Well, there is an amazing story from that night that has always stuck with me. Most of the 78 passengers lost their lives in that crash. But, a handful of survivors struggled to the surface and held on to an ice floe. A rescue helicopter was on the scene in a matter of minutes and the pilot and paramedics began trying to rescue survivors. They dropped a rope right into the arms of a middle-aged, baldheaded man. But, instead of tying the rope around himself, he passed it to a woman near him. The chopper lifted her to safety.
Then the chopper flew back to the middle of the freezing river and dropped the rope again. Again, the man passed the rope to his companions and four of them hung on as they were dragged to safety.
When the chopper headed back a third time to rescue the man, who had twice passed the rope to others, he was gone. He had drowned. A paramedic on the helicopter that night said, “I’ll never forget his face as he watched us moving away with the others. He knew that he probably would not be there when we got back and all I could think of were the words of Jesus: ‘Greater love has no man than this, that he lay down his life for his friends…’ ”
You and I are called to a ministry of caring. We may not find ourselves in a situation like what happened that tragic afternoon in Washington, but we can care about what happens to other people. Individually, we can’t feed all the hungry people in our world, but we can care about those who are hungry in our midst.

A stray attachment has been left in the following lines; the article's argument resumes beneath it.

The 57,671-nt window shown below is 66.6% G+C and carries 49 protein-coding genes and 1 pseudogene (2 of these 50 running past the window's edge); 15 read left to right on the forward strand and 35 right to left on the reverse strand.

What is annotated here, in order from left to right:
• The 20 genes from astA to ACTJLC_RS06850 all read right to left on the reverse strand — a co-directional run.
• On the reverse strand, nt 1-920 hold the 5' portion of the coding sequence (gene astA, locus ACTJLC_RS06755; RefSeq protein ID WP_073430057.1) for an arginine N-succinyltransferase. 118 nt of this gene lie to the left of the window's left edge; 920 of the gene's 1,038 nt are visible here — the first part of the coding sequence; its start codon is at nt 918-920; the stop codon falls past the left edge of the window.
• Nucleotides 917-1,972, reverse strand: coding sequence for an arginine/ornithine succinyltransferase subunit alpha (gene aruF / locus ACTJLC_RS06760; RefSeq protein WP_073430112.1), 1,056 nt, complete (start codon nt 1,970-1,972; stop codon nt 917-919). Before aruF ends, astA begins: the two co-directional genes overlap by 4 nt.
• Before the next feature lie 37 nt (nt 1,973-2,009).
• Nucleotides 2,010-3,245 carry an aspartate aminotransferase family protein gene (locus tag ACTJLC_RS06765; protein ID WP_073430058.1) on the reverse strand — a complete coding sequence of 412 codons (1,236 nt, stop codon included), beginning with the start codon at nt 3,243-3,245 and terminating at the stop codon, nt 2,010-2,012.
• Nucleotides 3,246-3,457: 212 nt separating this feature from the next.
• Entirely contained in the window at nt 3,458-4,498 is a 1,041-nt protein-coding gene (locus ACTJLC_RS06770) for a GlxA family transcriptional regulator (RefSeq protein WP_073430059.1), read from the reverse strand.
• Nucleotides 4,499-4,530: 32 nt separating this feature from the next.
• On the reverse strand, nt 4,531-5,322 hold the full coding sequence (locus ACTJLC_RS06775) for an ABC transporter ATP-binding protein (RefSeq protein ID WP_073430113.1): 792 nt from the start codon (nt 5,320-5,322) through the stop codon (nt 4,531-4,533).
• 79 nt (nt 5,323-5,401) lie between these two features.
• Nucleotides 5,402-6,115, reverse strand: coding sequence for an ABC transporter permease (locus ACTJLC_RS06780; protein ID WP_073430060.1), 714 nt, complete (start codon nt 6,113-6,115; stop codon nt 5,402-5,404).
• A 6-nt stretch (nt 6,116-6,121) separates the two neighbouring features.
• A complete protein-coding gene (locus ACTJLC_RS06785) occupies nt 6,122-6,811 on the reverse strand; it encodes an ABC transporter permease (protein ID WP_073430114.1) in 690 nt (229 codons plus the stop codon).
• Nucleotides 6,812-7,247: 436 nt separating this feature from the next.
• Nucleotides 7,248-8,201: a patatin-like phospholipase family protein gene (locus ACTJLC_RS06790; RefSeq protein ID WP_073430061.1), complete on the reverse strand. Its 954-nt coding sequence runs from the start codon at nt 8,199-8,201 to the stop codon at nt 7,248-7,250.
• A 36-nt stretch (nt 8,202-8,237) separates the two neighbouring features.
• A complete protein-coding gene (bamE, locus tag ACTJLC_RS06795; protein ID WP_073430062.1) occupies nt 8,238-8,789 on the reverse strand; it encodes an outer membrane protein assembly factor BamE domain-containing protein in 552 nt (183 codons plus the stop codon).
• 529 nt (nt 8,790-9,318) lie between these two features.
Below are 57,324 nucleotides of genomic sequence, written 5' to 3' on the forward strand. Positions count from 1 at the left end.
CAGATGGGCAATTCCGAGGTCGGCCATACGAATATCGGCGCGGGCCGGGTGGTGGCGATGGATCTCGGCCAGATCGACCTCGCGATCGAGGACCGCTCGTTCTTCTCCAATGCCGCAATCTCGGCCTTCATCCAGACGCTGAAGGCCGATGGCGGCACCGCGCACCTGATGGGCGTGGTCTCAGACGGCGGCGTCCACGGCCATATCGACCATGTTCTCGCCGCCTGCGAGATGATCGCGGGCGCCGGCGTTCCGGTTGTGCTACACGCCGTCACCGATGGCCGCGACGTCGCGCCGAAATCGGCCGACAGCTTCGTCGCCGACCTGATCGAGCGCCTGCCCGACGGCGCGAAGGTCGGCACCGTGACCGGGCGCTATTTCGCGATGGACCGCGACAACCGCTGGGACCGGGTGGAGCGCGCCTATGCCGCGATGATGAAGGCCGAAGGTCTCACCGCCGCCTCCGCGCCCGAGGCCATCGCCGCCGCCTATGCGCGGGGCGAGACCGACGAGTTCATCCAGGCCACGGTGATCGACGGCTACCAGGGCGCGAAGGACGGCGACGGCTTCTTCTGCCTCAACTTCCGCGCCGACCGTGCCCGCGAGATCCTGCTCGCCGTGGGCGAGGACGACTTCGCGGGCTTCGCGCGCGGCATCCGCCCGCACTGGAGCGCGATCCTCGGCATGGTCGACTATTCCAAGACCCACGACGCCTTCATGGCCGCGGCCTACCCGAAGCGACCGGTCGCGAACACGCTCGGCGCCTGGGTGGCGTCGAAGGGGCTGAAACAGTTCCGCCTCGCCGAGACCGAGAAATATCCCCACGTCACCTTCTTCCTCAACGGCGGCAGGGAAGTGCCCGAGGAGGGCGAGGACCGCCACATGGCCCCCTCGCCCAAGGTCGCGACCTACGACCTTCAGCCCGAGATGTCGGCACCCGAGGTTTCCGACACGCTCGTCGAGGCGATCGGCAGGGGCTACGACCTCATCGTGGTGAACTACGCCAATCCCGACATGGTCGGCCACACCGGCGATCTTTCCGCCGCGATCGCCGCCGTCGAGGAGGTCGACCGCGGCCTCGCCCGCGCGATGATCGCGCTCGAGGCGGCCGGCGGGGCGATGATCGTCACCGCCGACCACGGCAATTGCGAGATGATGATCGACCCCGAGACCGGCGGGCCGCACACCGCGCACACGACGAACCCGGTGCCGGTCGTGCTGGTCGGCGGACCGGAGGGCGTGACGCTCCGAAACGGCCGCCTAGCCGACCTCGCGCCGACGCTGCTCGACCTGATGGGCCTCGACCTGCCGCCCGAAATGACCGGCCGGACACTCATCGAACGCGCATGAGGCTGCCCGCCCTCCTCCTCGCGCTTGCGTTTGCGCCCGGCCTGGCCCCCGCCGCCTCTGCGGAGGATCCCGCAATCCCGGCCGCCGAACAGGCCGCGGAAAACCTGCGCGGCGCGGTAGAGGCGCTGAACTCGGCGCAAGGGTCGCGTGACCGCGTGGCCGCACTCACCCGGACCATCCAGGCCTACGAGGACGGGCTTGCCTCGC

Individually, we cannot provide a job for everybody who needs a job, but we can care about those who need one and we can let them know we care. Individually, we can’t support and care for all the children in the world, but we can care about what happens to these two beautiful little children, and we can be there for them, not only today at their baptism, but in the years to come. The call to ministry is not just a call to come to a better awareness of yourself or God’s presence within you, it is also a call to care for others in God’s name.
And finally, there is an aspect to the call to ministry that I think we all should be aware of. And that is that the call to ministry is personal. It is unique for each of us.
A drunk young man had been out one night in the neighborhood bars. When he finally came home, he could hardly stand up. His wife helped him up to bed and he said to her, “Helen, I’m sorry! Would you pray for me?” She bowed her head and prayed, “Dear Lord, I pray for my husband, John, who lies before you drunk.”
“Hey,” John interrupted, “don’t get so personal. You don’t have to tell him I’m drunk. Just tell him I’m sick.”
As much as we’d like to hide some things, God sees us and knows us personally. Just as God sent Elijah to Elisha and called him to be a prophet, just as Jesus called out to some fishermen and invited them to, “Follow me” I believe that God calls you and me in a personal way.
You hear with your own name.
You hear with your own experience.
You hear personally.
This doesn’t mean God stops the whole universe and speaks directly to you. It means the presence of God in Jesus Christ is always calling, and that that call is meant for you. And today, it’s particularly true for the parents of these 2 beautiful children. Because I believe that if you take the time to listen . . . listen in prayer . . . listen in your experiences of service . . . listen when others see it in you and reflect that back. . . if you listen, you will hear it.